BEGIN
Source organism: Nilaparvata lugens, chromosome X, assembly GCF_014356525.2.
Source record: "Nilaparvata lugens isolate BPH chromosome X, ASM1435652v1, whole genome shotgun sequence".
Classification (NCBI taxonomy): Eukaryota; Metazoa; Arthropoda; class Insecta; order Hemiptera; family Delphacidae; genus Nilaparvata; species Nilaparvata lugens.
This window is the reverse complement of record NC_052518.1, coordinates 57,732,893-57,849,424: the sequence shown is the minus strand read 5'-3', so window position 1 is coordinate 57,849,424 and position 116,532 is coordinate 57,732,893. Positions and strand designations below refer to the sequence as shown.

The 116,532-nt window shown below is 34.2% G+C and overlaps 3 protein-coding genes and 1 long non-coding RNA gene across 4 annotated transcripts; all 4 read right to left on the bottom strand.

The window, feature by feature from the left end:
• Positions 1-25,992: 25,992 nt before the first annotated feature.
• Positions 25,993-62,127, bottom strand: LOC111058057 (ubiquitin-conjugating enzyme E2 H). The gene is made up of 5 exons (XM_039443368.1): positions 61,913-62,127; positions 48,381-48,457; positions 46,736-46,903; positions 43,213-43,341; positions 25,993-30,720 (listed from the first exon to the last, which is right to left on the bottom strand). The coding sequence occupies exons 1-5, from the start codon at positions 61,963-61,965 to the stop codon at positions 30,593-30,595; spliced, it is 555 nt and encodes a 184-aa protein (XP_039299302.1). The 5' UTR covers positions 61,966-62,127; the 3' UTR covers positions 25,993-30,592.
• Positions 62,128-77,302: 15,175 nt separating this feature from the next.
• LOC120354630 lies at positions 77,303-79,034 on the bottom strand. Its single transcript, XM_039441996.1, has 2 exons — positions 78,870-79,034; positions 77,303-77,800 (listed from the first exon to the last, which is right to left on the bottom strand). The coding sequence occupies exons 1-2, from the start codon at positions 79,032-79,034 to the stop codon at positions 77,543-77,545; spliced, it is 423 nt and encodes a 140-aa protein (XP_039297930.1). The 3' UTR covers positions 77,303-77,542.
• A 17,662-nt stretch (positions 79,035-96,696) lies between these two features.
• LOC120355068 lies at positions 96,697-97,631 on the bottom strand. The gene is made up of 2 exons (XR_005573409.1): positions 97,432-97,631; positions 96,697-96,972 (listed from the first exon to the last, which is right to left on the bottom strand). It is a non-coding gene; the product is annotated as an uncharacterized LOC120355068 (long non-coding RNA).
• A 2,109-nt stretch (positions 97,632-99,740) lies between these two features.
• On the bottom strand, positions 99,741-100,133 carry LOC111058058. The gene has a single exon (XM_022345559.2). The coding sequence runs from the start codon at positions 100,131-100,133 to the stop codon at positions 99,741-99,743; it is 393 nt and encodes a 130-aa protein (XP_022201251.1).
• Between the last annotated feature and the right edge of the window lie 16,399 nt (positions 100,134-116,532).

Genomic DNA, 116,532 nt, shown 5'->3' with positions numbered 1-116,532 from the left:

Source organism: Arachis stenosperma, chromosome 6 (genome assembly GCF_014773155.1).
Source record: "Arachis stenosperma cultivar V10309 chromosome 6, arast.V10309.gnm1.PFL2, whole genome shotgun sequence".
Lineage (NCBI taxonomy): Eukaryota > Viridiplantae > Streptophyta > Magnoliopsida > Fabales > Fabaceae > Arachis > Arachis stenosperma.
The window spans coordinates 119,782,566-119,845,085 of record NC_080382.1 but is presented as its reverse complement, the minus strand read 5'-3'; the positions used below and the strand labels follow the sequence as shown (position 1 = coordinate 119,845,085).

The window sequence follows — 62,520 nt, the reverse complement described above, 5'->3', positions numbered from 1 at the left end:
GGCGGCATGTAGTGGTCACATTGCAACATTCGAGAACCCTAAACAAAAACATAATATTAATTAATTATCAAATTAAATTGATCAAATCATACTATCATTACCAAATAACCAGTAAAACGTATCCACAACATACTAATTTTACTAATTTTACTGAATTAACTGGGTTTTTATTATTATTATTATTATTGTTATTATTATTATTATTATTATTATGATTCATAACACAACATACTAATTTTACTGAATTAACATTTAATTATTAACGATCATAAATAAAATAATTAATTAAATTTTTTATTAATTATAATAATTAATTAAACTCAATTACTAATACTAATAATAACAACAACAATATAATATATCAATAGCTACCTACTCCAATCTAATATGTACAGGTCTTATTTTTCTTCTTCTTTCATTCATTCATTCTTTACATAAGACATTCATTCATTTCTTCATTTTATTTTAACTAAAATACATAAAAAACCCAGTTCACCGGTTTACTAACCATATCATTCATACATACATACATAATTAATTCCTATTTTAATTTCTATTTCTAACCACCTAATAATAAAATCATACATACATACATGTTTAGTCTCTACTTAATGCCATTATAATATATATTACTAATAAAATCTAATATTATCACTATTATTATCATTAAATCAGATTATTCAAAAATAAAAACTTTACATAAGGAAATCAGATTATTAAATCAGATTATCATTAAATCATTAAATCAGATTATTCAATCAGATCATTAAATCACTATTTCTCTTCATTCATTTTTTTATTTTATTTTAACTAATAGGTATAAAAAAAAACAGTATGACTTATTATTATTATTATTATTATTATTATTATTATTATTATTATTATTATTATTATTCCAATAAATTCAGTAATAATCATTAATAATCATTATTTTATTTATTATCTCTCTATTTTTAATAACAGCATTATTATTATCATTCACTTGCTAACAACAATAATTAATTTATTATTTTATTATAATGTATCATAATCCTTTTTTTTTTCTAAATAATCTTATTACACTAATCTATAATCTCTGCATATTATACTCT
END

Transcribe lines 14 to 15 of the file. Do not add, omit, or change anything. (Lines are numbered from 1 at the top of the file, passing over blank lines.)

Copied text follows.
• On the bottom strand, positions 99,741-100,133 carry LOC111058058. The gene has a single exon (XM_022345559.2). The coding sequence runs from the start codon at positions 100,131-100,133 to the stop codon at positions 99,741-99,743; it is 393 nt and encodes a 130-aa protein (XP_022201251.1).
• Between the last annotated feature and the right edge of the window lie 16,399 nt (positions 100,134-116,532).